Right. Bad humoured. So in the spirit of charitability, for Roger Moore’s pretty blue eyes:

½  * of 5

20 January 2015

Jamaica Inn


Jamaica Inn 1939
Director: Alfred Hitchcock
  • Based on novel: by Daphne Du Maurier
  • Cast: Charles Laughton, Maureen O’Hara, Leslie Banks, Marie Ney
  • Personal “oh yeah him/her” reaction, i.e. have seen this actor in:
    • Charles Laughton  Spartacus, The Hunchback of Notre Dame
    • Maureen O’Hara – Spencer’s Mountain, The Parent Trap, The Hunchback of Notre Dame
    • Leslie Banks – Henry V
  • Why?  A classic
  • Seen:  January 18, 2015, with YW and KW in our read-book-see-film circle
It’s not Hitchcock’s masterpiece.  All of the interesting characters from the novel are reduced or eliminated completely and the Bodmin Moor, so dramatically described by Du Maurier, is scarcely seen. A pity. It’s a good book and should have been a better film.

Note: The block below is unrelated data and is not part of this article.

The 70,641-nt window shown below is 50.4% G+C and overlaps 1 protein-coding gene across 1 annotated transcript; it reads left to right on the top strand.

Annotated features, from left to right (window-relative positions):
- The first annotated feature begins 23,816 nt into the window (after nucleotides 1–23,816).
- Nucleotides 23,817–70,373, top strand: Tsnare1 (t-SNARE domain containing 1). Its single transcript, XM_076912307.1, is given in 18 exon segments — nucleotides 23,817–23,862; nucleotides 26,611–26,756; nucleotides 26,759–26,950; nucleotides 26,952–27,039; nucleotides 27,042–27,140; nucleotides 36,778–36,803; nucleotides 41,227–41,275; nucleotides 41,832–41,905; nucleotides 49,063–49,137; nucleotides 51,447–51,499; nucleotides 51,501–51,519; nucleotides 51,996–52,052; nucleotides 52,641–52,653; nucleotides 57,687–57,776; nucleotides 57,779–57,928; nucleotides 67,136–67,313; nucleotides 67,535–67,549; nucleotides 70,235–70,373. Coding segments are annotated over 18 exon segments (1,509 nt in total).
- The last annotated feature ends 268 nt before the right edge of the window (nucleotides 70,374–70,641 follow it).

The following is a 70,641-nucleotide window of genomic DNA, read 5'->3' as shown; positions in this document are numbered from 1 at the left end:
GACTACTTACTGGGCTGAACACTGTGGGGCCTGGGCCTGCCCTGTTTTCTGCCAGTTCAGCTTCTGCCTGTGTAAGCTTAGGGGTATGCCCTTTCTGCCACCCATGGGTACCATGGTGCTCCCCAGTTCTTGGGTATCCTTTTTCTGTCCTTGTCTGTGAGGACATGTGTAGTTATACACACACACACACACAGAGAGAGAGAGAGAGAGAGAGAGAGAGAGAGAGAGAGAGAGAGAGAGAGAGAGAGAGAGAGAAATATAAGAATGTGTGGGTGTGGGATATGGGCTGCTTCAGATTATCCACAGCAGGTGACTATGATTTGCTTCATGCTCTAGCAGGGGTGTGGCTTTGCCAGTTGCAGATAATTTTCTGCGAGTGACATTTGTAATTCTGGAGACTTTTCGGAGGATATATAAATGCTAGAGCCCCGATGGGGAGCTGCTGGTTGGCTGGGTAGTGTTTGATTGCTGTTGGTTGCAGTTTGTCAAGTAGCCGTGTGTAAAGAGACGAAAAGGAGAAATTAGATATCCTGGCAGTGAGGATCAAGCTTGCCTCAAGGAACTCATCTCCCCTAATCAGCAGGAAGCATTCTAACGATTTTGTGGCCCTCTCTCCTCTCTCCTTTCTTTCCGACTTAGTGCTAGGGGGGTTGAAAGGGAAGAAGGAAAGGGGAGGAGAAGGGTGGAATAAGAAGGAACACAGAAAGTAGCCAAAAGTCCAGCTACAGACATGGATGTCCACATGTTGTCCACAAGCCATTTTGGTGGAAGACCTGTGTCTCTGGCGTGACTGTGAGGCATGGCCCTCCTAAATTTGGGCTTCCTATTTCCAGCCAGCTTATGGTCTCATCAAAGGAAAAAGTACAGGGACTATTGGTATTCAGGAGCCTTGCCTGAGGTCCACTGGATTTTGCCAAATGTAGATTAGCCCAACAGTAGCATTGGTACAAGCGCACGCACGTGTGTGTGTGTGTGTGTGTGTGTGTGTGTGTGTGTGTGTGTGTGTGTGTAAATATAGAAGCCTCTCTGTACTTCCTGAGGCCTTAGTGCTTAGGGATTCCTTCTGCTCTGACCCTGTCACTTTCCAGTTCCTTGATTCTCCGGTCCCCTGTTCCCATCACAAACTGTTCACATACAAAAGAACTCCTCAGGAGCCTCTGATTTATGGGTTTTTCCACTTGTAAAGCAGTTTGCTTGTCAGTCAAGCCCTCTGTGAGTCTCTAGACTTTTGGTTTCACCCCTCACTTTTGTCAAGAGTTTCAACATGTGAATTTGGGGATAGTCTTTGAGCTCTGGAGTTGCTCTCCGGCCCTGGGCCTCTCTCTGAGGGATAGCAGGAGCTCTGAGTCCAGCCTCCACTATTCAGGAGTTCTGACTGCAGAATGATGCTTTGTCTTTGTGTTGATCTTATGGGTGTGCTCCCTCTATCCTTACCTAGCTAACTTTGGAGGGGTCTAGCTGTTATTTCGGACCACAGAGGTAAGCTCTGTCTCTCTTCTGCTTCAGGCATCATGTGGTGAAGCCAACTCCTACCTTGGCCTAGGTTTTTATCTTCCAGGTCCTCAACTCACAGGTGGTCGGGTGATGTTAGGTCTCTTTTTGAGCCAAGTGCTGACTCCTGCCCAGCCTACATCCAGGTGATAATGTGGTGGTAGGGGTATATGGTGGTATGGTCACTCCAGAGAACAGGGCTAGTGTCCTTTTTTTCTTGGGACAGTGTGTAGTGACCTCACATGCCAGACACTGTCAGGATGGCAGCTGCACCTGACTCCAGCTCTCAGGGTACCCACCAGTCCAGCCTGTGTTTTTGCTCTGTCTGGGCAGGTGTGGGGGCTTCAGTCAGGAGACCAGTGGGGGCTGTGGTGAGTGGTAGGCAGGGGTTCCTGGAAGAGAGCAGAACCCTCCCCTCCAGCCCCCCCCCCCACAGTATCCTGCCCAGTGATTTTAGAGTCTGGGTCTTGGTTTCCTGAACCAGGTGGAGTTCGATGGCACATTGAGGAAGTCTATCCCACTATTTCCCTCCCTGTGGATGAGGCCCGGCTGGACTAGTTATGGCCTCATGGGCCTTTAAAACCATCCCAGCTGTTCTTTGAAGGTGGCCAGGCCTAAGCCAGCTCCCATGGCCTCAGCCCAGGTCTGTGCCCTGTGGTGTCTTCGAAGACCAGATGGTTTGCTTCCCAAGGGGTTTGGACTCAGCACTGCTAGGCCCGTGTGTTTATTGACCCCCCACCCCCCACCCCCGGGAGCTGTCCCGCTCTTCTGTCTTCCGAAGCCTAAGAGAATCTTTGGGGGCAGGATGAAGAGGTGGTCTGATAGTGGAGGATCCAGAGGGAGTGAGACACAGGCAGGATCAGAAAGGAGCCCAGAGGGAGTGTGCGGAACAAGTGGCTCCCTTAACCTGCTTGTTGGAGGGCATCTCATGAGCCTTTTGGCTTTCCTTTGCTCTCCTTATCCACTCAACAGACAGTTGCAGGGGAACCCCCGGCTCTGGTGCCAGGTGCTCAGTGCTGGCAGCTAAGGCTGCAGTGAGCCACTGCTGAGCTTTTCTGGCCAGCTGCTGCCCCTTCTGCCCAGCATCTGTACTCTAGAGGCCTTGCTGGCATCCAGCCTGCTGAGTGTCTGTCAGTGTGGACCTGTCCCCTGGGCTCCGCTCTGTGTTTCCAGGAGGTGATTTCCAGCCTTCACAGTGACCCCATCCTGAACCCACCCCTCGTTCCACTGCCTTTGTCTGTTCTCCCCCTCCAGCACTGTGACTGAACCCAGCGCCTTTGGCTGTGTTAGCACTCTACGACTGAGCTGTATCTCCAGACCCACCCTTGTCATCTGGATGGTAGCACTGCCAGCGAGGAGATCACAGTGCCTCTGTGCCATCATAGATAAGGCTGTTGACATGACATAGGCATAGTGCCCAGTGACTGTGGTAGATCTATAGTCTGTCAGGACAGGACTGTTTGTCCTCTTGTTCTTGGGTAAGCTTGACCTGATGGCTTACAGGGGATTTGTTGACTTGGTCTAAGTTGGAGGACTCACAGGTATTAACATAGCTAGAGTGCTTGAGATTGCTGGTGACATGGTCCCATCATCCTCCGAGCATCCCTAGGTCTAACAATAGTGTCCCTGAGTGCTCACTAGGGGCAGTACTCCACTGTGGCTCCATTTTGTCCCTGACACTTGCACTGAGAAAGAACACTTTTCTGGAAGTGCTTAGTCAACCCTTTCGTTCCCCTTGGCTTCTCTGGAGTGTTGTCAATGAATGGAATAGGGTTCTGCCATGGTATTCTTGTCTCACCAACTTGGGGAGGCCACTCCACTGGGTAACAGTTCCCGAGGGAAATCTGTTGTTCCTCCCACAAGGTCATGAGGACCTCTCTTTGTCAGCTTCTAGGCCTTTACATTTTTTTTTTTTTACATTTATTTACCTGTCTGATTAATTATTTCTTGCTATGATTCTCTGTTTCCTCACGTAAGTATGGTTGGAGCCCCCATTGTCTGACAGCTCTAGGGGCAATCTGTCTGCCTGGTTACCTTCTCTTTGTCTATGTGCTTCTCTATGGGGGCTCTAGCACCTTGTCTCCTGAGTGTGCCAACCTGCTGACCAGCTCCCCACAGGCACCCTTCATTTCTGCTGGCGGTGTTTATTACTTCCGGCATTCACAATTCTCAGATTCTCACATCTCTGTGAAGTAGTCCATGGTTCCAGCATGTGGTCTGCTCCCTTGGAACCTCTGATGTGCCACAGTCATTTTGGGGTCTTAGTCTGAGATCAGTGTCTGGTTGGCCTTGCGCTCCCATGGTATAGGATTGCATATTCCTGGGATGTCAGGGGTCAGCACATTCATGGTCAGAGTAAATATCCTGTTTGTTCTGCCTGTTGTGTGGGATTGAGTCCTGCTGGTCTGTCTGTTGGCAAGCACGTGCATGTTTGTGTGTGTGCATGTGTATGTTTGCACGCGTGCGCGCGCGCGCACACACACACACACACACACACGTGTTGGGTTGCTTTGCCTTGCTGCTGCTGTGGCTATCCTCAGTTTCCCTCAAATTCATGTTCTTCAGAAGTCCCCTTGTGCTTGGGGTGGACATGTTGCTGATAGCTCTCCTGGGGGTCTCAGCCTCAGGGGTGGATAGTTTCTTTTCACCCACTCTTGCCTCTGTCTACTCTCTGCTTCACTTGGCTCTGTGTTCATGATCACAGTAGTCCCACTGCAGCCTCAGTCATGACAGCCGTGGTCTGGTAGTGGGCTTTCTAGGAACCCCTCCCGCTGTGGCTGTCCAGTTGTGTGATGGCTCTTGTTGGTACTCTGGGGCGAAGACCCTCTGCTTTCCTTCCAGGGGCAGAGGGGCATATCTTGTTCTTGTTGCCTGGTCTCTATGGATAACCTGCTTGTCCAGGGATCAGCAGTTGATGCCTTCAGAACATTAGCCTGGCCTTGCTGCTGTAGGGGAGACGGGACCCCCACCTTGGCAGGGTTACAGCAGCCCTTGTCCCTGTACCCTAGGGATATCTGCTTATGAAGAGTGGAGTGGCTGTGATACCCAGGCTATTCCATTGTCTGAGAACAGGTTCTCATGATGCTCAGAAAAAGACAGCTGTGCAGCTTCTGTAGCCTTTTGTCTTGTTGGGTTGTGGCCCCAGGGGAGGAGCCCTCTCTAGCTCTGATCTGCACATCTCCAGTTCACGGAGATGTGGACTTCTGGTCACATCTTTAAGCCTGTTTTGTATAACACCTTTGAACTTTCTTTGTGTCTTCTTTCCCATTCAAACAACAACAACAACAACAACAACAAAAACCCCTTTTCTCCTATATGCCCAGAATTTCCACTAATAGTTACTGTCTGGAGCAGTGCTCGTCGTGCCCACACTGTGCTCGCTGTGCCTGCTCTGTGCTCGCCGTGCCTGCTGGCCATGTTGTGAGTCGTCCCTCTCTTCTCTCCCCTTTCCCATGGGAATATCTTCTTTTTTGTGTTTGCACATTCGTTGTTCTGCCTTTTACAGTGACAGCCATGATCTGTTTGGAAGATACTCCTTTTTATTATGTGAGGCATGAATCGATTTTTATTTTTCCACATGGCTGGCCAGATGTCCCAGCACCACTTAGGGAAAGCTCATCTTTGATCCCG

But the violent stormy dark Cornish coast is magnificently filmed in black and white. The basic story of a den of cutthroat smugglers and murderous wreckers based at Jamaica Inn is retained from the novel and is quite exciting.
The villain, no longer the sinister vicar, doesn’t even exist in the film. Instead the squire is the brains behind the operation and is played by Charles Laughton as a funny and convincingly dreadful gentleman.  It’s Charles Laughton’s film, really, and as such quite good.

2½ * of 5

James Bond The Spy Who Loved Me


The Spy Who Loved Me 1977
  • Director:  Lewis Gilbert
  • Based on the novels  by Ian Fleming
  • Cast: Roger Moore, Barbara Bach, Curd Jurgens Bernard Lee, Lois Maxwell